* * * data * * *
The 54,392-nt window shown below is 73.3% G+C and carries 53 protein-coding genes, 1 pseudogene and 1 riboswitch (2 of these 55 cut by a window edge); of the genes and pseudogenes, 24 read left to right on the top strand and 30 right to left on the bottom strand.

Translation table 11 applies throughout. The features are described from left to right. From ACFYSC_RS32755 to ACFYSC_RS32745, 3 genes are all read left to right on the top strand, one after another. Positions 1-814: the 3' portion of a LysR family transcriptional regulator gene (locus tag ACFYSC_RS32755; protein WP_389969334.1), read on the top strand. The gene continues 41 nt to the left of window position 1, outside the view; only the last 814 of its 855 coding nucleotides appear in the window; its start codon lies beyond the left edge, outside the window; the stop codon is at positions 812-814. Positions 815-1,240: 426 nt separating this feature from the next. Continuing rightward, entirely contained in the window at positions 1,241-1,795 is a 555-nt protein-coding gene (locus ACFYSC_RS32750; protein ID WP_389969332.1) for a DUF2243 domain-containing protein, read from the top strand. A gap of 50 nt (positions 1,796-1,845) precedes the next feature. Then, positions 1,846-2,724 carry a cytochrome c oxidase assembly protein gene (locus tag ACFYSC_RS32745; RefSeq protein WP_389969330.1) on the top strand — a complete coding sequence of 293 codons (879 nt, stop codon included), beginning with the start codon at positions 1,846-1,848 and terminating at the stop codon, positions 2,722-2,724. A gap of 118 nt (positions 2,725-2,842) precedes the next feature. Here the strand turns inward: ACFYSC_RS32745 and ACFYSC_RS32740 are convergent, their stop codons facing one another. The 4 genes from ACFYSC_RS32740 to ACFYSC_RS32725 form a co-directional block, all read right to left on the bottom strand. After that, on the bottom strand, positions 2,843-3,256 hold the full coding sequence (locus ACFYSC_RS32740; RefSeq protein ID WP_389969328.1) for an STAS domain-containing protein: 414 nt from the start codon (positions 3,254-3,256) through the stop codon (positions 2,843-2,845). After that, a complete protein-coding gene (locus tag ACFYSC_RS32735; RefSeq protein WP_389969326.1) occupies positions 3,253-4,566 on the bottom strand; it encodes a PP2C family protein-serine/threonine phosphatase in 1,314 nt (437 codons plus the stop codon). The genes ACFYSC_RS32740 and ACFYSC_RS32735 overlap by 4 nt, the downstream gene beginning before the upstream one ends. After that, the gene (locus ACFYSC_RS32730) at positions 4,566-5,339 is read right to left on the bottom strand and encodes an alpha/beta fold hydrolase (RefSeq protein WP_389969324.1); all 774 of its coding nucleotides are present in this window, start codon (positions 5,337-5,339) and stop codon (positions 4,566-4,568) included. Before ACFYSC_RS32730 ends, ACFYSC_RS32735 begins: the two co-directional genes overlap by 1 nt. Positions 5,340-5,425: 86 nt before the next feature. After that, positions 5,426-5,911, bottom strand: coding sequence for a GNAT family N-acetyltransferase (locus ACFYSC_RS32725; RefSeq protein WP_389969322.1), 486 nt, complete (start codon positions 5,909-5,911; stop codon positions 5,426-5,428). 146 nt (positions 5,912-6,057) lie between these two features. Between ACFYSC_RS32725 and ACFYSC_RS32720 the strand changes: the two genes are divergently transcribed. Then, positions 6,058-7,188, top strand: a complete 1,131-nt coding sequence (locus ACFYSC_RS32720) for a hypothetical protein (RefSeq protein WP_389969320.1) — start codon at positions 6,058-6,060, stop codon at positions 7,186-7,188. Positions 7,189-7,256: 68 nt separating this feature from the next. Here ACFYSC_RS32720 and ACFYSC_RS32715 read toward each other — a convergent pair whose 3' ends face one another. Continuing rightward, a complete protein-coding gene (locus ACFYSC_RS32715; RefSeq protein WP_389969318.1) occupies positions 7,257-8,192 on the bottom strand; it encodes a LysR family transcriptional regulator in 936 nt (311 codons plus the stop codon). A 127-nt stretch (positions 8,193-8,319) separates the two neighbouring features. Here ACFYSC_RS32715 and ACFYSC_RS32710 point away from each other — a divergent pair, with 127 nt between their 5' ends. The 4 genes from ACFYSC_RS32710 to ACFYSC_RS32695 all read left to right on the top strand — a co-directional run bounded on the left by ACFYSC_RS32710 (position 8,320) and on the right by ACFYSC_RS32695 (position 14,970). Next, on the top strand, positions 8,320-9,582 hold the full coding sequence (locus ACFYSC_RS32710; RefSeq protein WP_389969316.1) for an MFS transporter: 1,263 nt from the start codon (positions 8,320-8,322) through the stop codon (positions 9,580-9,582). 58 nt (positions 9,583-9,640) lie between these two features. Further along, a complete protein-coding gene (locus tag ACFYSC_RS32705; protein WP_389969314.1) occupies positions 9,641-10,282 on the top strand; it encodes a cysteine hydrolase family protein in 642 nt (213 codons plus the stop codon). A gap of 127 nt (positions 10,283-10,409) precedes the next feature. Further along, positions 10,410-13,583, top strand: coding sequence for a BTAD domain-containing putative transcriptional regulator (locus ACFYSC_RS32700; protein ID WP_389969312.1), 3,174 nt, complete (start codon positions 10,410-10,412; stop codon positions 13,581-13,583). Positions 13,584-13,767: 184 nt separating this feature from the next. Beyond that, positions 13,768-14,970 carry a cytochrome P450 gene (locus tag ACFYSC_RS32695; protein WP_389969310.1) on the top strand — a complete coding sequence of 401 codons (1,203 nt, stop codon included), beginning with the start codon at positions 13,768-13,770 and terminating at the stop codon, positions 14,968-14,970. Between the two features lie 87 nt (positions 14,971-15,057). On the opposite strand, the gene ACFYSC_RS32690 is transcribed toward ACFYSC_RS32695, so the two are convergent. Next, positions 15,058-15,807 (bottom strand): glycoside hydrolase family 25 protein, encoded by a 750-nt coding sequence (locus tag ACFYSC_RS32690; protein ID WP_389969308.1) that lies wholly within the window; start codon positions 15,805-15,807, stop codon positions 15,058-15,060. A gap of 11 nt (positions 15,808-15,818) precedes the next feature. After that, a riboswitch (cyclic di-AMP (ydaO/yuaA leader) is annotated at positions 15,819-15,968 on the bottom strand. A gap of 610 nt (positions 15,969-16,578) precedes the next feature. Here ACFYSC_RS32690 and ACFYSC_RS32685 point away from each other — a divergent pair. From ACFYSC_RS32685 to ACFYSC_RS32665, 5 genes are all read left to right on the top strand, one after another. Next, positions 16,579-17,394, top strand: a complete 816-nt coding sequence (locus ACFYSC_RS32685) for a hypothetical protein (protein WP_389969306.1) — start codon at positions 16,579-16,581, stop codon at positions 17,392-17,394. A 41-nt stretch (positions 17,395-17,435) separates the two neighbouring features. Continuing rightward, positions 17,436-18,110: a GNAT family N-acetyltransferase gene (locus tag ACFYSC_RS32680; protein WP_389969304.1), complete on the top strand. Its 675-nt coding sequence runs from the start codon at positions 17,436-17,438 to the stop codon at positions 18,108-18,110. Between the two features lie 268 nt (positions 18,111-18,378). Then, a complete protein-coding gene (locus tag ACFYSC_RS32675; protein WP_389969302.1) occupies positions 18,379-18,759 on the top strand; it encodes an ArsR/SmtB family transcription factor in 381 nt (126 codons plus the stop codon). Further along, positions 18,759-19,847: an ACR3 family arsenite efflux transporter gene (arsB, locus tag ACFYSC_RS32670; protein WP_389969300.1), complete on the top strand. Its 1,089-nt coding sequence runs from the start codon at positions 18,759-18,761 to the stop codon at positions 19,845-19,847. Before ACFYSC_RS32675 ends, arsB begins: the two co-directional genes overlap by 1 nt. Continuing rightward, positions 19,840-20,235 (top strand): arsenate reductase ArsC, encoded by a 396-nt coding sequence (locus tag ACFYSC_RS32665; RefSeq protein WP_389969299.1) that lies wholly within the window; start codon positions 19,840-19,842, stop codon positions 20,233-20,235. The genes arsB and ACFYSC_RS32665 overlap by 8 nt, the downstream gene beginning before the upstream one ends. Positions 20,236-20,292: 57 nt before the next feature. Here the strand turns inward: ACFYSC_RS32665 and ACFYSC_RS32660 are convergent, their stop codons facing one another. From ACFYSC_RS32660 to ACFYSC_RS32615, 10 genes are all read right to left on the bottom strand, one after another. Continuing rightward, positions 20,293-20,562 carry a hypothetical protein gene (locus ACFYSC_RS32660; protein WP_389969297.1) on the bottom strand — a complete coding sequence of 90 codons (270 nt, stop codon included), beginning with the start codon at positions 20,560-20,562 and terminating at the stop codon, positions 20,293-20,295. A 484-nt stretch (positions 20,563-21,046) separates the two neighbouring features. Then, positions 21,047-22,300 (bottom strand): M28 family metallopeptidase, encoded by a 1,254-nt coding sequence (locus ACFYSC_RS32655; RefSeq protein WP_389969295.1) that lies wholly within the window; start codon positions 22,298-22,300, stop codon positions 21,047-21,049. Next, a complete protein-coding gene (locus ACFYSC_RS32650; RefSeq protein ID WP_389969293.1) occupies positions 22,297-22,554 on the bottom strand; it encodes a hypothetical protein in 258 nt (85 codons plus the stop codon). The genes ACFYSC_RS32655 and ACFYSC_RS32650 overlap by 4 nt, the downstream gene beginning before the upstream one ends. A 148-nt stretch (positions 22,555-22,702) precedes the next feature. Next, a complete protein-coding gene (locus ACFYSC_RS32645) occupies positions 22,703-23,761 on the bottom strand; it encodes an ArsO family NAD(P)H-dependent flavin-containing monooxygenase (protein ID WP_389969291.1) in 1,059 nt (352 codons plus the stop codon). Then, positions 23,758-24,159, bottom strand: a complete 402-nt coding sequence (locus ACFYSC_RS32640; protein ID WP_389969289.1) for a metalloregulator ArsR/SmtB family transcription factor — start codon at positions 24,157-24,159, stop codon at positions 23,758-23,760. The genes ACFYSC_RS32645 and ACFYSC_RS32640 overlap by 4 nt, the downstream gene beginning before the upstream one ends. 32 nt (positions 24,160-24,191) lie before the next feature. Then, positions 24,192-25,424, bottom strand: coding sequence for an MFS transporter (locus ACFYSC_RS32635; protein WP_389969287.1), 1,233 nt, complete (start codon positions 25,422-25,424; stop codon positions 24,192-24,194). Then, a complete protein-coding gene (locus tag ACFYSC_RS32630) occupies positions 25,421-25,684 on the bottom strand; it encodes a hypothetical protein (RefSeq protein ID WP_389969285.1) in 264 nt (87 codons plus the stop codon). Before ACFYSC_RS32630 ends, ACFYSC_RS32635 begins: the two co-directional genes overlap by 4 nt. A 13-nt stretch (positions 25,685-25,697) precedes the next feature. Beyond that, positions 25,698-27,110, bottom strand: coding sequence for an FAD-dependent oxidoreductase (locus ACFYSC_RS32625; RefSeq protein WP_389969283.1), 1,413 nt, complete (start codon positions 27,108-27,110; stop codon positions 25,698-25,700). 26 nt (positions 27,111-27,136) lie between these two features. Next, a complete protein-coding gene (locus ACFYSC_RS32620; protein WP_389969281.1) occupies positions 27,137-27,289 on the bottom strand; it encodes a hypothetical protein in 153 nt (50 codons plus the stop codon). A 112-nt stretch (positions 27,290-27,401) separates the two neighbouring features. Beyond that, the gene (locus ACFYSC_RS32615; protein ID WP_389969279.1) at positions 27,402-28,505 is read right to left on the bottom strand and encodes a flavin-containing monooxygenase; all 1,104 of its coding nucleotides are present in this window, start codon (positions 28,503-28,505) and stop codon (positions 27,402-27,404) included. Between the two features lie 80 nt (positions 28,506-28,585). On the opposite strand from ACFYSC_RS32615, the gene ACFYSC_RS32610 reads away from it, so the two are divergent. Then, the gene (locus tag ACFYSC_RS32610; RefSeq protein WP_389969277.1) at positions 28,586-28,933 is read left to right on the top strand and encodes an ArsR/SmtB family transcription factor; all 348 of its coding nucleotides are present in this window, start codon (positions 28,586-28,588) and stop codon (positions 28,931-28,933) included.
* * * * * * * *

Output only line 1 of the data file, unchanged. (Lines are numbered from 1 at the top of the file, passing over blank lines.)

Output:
The 54,392-nt window shown below is 73.3% G+C and carries 53 protein-coding genes, 1 pseudogene and 1 riboswitch (2 of these 55 cut by a window edge); of the genes and pseudogenes, 24 read left to right on the top strand and 30 right to left on the bottom strand.